Beware of These Scams


Beware of this fraud.  You will receive a phone call from someone who claims to be from a  court's jury commissioner's office. The caller will say that you failed to show up for jury duty and that a warrant has been issued for your arrest.  Caller-ID may even show a court name.

When you respond that you have never received a summons for jury duty, the caller will ask for your Social Security number and date of birth and sometimes a credit card, so that s/he can verify the information and cancel the arrest warrant.

If you give out this information, congratulations!  Your identity has just been stolen.   Your bank accounts can now be cleaned out, new accounts can be opened, and purchases can be made in your name.

Courts send notice by postal mail and will only call about jury duty after you have sent back a jury questionnaire, and then only rarely.

Never give out bank account, social security, or credit card numbers to anyone over the phone unless you initiated the call and you know who the party is.

For further information:



With this one, you get an email with the subject line "Notice to Appear in Court" and a number.  The sender is given as "County Court." The email reads:

Notice to Appear,
You have to appear in the Court on the July 24.
Please, prepare all the documents relating to the case and bring them to Court on the specified date.
Note: If you do not come, the case will be heard in your absence.

The Court Notice is attached to this email.


John Doe,
Court secretary

Attached to the email is a zip file.  DON'T OPEN IT. It contains a virus.  Note that the email doesn't specify the time or place that you must appear or even the name of the case.  The name of the court secretary varies.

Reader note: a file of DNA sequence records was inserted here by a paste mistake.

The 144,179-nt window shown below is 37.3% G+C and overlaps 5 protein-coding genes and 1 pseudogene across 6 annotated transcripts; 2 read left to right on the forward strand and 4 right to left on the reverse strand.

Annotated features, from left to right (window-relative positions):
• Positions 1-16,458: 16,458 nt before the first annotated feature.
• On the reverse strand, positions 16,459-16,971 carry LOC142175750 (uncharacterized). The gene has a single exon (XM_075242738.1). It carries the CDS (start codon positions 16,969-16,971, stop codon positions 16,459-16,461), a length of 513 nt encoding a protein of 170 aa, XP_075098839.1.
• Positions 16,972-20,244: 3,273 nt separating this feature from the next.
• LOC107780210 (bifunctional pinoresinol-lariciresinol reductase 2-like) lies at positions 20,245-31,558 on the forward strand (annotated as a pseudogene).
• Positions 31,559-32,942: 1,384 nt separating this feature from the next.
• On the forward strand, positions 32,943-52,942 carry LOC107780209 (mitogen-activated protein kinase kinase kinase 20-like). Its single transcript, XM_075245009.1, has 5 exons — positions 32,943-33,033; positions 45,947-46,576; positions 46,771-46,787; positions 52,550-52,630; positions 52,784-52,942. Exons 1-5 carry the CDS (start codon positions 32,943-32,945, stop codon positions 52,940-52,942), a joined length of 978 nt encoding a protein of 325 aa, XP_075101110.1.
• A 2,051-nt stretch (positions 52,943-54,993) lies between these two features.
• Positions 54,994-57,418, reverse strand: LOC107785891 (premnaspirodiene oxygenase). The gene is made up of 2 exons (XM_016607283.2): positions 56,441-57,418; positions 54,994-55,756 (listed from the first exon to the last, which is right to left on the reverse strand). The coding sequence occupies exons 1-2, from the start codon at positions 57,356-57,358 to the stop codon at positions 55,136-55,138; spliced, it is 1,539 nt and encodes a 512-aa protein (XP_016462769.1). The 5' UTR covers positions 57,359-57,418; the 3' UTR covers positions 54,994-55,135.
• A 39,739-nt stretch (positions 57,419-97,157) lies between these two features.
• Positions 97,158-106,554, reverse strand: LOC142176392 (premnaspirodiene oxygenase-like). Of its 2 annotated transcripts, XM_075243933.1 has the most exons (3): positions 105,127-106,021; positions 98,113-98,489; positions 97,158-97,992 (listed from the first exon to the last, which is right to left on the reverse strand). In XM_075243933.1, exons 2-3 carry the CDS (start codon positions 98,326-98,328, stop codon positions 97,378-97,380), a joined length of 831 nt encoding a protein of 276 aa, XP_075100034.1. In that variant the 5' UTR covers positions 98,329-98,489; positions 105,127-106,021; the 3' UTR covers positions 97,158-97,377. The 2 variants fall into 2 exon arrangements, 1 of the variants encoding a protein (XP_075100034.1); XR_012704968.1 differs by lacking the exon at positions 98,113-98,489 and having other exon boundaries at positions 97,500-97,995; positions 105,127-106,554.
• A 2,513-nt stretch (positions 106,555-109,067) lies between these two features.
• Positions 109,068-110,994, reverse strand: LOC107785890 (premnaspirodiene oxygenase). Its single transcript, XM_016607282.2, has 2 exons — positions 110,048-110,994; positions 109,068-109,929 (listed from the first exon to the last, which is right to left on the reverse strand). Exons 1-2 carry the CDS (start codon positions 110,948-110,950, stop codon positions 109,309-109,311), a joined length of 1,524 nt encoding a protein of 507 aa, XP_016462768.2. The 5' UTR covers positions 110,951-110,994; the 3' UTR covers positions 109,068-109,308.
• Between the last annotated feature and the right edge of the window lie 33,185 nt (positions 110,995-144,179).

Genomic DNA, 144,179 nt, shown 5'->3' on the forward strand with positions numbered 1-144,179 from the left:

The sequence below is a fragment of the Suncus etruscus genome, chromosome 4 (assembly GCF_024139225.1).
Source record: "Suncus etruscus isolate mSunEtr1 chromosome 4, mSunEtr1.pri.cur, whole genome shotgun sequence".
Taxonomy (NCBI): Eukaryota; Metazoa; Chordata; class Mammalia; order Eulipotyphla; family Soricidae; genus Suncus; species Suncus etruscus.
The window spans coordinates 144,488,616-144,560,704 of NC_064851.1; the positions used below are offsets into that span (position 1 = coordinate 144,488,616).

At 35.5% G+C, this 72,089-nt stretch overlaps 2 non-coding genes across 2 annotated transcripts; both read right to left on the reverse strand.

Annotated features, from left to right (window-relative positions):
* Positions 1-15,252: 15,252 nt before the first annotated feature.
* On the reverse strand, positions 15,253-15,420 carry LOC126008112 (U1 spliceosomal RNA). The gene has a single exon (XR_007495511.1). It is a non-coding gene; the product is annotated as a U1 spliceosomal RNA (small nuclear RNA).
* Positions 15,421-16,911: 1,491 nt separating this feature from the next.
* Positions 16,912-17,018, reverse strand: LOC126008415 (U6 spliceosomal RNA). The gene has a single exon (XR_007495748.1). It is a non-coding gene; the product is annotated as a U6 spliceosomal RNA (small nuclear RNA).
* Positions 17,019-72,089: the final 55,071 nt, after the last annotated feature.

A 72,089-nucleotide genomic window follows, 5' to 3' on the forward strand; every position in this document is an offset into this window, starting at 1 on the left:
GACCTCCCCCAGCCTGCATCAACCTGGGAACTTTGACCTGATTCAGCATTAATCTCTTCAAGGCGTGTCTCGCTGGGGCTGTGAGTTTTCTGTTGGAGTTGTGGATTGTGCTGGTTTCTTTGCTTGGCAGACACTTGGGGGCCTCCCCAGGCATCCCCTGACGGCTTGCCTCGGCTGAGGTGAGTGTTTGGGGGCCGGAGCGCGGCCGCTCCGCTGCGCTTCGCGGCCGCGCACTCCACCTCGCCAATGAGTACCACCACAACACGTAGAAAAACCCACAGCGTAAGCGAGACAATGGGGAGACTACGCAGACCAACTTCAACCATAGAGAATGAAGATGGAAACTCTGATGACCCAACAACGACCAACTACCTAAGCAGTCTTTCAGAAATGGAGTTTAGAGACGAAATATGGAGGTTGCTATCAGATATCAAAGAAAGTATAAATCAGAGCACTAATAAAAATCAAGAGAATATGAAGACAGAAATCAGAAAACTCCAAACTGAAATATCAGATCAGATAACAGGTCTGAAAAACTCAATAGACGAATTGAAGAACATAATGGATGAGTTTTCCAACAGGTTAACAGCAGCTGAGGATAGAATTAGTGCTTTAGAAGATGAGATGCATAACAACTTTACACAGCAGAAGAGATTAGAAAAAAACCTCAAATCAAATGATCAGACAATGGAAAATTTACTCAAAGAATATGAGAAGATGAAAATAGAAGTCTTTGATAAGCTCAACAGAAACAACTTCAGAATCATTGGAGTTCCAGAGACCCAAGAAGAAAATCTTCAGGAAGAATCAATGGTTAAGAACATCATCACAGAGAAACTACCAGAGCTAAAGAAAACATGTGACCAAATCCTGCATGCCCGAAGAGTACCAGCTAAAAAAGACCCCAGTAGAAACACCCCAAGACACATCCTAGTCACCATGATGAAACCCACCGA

With the increasing use of email due to the pandemic, courts may now have your email address, but they still don't use email as the initial notice to summons people.  If you have any questions,  call the court clerk's office.


These can take several forms.  There may be an unknown popup, an unsolicited phone call, or an email telling you that your account has been suspended, with a link to click on.  all of these are designed to gain access to your computer and find your personal information,

Real tech support will not contact you by phone, email or text message to say there’s a problem with your computer. Security pop-up warnings from real tech companies won’t ask you to call a phone number.


If you've filed banruptcy, beware of this one.  You get a phone call claiming to be from the office of your bankruptcy attorney. They tell you that you have to wire money immediately to satisfy a debt.  They may even mention specific information, taken from your Bankruptcy Court file (which is a public record), which may make them sound legitimate.

A real bankruptcy attorney or staff would never call a client and ask for an immediate wire transfer.  Nor would they threaten arrest if a debt isn't paid.  

The scammer may use software to make the caller ID display look like it's coming from your bankruptcy attorney's office.  They may call late in the evening or during other non-business hours, so that you can't call your attorney's office back to verify.

 DO NOT GIVE ANY PERSONAL INFORMATION TO THESE PEOPLE, AND HANG UP AS QUICKLY AS POSSIBLE.  Call your attorney's office during business hours and tell them about the call.


Another scam that is currently around is false notices from the IRS.  You get a phone call, usually a robocall, claiming to be from the IRS.  As in the previous scam, the caller ID display may even look like it's coming from the IRS.  The caller may say that the IRS has a warrant for your arrest or is about to sieze your home or car.  This is scary, and it's meant to be.  But don't panic.  The IRS never contacts a taxpayer by phone, unless they are replying to your call. IRS notices are always sent by US postal mail.  Never by phone or email.  These calls are a scam intended to get you to call a bogus number and give them personal information such as your social security number and address, so that they can steal your identity.  Don't bite.


The Federal Trade Commission is getting reports about people pretending to be from the Social Security Administration (SSA) who are trying to get your Social Security number and even your money.   For details, go here.

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